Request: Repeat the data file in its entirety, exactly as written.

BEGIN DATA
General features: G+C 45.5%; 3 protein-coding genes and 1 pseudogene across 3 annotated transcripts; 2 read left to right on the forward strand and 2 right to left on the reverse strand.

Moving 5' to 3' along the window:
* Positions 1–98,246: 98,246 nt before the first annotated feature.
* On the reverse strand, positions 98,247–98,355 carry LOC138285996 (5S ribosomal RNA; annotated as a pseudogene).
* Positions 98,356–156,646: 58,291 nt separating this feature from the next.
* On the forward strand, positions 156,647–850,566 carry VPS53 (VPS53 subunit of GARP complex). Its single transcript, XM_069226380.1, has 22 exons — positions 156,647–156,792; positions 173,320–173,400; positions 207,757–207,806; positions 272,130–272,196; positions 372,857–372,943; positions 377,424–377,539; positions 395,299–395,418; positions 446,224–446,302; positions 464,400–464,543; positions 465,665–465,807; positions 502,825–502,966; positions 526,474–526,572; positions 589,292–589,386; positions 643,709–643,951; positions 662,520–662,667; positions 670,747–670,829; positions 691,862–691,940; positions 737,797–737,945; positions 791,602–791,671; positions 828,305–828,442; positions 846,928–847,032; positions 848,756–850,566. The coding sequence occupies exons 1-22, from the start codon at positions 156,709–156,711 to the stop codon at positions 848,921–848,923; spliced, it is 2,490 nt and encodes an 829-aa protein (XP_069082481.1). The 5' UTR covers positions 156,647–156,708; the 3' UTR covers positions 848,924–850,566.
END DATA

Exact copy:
General features: G+C 45.5%; 3 protein-coding genes and 1 pseudogene across 3 annotated transcripts; 2 read left to right on the forward strand and 2 right to left on the reverse strand.

Moving 5' to 3' along the window:
* Positions 1–98,246: 98,246 nt before the first annotated feature.
* On the reverse strand, positions 98,247–98,355 carry LOC138285996 (5S ribosomal RNA; annotated as a pseudogene).
* Positions 98,356–156,646: 58,291 nt separating this feature from the next.
* On the forward strand, positions 156,647–850,566 carry VPS53 (VPS53 subunit of GARP complex). Its single transcript, XM_069226380.1, has 22 exons — positions 156,647–156,792; positions 173,320–173,400; positions 207,757–207,806; positions 272,130–272,196; positions 372,857–372,943; positions 377,424–377,539; positions 395,299–395,418; positions 446,224–446,302; positions 464,400–464,543; positions 465,665–465,807; positions 502,825–502,966; positions 526,474–526,572; positions 589,292–589,386; positions 643,709–643,951; positions 662,520–662,667; positions 670,747–670,829; positions 691,862–691,940; positions 737,797–737,945; positions 791,602–791,671; positions 828,305–828,442; positions 846,928–847,032; positions 848,756–850,566. The coding sequence occupies exons 1-22, from the start codon at positions 156,709–156,711 to the stop codon at positions 848,921–848,923; spliced, it is 2,490 nt and encodes an 829-aa protein (XP_069082481.1). The 5' UTR covers positions 156,647–156,708; the 3' UTR covers positions 848,924–850,566.